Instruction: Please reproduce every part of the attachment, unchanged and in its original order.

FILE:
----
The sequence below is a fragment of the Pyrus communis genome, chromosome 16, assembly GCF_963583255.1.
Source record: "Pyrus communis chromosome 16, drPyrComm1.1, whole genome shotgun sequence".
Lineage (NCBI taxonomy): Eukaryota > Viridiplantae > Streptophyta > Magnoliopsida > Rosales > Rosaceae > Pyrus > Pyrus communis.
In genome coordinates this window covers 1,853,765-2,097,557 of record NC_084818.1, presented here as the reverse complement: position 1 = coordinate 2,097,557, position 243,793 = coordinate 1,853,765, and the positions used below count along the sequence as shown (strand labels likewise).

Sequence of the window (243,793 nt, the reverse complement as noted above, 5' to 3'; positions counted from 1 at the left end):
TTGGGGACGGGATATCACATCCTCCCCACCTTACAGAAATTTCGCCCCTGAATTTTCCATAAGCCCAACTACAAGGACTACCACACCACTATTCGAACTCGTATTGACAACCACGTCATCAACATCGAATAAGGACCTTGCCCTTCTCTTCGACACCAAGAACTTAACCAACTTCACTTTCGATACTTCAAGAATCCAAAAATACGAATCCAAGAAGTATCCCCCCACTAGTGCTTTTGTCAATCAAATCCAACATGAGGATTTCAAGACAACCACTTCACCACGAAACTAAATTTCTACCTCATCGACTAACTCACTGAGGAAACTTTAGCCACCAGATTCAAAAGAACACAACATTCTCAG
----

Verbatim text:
The sequence below is a fragment of the Pyrus communis genome, chromosome 16, assembly GCF_963583255.1.
Source record: "Pyrus communis chromosome 16, drPyrComm1.1, whole genome shotgun sequence".
Lineage (NCBI taxonomy): Eukaryota > Viridiplantae > Streptophyta > Magnoliopsida > Rosales > Rosaceae > Pyrus > Pyrus communis.
In genome coordinates this window covers 1,853,765-2,097,557 of record NC_084818.1, presented here as the reverse complement: position 1 = coordinate 2,097,557, position 243,793 = coordinate 1,853,765, and the positions used below count along the sequence as shown (strand labels likewise).

Sequence of the window (243,793 nt, the reverse complement as noted above, 5' to 3'; positions counted from 1 at the left end):
TTGGGGACGGGATATCACATCCTCCCCACCTTACAGAAATTTCGCCCCTGAATTTTCCATAAGCCCAACTACAAGGACTACCACACCACTATTCGAACTCGTATTGACAACCACGTCATCAACATCGAATAAGGACCTTGCCCTTCTCTTCGACACCAAGAACTTAACCAACTTCACTTTCGATACTTCAAGAATCCAAAAATACGAATCCAAGAAGTATCCCCCCACTAGTGCTTTTGTCAATCAAATCCAACATGAGGATTTCAAGACAACCACTTCACCACGAAACTAAATTTCTACCTCATCGACTAACTCACTGAGGAAACTTTAGCCACCAGATTCAAAAGAACACAACATTCTCAG